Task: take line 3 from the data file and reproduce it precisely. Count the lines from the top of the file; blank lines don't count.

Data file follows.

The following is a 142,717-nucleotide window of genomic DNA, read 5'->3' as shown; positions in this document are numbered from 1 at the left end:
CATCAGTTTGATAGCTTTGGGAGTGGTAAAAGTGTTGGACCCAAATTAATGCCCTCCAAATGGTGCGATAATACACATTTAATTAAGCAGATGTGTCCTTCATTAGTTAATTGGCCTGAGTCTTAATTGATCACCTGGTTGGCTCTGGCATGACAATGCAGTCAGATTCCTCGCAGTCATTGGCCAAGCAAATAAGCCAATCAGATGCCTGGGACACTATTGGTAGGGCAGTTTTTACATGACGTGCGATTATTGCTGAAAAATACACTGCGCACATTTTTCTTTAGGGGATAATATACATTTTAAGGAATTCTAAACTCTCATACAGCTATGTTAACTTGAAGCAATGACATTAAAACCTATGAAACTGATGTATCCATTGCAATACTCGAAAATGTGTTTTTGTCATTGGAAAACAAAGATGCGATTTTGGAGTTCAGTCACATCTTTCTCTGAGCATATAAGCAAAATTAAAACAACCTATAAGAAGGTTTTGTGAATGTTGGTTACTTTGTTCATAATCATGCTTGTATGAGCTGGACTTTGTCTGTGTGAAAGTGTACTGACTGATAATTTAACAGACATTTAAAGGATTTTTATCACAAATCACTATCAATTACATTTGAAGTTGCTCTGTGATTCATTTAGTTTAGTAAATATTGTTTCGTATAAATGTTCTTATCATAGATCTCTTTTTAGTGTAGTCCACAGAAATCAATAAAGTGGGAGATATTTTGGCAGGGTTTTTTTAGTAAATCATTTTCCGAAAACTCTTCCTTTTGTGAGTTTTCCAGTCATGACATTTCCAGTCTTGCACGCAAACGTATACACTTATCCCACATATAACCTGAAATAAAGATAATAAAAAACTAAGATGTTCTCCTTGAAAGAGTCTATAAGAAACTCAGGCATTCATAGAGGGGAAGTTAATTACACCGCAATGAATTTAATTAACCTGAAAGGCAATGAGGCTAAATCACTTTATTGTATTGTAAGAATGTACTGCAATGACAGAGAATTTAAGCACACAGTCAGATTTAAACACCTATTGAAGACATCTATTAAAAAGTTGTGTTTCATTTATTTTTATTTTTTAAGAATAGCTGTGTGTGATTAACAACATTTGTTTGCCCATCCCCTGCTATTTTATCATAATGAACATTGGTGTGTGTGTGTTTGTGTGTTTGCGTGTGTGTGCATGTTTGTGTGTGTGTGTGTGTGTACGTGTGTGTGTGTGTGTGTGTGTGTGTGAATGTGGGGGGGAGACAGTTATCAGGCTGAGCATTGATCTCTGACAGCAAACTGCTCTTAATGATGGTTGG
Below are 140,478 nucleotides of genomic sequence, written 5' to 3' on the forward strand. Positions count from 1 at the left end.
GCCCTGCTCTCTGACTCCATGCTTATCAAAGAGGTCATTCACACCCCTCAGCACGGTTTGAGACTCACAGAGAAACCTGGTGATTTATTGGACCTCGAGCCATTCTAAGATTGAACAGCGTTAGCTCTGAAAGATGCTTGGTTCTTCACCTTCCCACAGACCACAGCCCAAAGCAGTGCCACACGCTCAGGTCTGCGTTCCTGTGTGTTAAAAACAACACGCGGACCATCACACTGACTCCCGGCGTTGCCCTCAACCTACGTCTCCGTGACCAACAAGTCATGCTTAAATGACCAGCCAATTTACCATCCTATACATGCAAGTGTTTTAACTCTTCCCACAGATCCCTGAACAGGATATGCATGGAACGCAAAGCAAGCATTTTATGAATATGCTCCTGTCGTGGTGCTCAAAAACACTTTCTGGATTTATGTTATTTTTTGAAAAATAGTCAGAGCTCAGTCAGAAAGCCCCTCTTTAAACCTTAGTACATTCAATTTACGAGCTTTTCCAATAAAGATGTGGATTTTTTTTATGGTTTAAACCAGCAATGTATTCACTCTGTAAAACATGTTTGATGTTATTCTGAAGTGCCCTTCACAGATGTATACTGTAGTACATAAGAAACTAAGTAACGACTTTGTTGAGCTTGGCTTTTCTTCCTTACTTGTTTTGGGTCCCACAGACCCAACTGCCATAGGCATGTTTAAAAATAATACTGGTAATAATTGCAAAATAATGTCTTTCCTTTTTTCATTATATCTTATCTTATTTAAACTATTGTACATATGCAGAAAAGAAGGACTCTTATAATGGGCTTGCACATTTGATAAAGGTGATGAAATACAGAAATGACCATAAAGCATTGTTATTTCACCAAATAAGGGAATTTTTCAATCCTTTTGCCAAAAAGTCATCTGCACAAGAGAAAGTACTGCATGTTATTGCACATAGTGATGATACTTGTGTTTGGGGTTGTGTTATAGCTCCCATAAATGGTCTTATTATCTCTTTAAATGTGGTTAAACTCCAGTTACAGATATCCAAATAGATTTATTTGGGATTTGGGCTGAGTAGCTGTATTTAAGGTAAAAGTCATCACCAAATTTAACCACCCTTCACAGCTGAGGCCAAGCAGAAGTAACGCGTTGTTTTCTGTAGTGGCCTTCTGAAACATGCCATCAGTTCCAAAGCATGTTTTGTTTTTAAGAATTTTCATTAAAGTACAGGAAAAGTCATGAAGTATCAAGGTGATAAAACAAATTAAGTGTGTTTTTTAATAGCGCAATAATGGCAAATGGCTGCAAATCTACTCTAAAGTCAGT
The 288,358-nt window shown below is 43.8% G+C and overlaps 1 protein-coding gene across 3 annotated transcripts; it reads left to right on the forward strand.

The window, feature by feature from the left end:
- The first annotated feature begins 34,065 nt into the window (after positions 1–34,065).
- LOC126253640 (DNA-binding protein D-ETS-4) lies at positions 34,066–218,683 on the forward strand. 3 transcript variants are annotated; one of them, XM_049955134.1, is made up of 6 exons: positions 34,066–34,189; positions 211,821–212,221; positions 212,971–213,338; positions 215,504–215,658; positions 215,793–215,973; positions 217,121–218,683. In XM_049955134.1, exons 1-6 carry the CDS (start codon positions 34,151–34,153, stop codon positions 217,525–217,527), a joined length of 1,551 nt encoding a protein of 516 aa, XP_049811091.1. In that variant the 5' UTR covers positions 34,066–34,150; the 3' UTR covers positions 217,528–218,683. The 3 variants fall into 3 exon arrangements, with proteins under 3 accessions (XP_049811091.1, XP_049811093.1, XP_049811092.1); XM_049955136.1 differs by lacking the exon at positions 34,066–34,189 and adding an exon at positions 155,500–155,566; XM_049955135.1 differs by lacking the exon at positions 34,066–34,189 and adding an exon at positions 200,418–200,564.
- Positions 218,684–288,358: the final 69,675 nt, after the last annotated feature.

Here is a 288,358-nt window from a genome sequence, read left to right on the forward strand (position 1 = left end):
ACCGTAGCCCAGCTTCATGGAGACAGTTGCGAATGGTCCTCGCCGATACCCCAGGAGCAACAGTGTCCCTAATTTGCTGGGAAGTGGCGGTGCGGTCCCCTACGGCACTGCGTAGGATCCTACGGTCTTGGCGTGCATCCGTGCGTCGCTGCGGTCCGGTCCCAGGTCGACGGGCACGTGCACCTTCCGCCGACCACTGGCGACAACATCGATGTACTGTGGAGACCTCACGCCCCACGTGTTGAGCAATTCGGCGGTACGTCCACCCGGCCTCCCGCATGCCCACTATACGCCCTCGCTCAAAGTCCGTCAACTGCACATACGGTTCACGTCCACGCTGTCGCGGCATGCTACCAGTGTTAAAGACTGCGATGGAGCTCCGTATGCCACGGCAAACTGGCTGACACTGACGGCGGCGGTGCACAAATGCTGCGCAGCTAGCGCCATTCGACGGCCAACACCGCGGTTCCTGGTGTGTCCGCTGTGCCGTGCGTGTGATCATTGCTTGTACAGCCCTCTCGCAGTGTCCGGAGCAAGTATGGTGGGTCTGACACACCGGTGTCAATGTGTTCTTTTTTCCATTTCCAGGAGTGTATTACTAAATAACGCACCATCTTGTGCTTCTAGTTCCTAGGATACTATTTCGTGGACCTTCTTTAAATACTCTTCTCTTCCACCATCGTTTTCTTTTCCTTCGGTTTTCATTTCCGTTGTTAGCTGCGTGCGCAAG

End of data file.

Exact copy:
Below are 140,478 nucleotides of genomic sequence, written 5' to 3' on the forward strand. Positions count from 1 at the left end.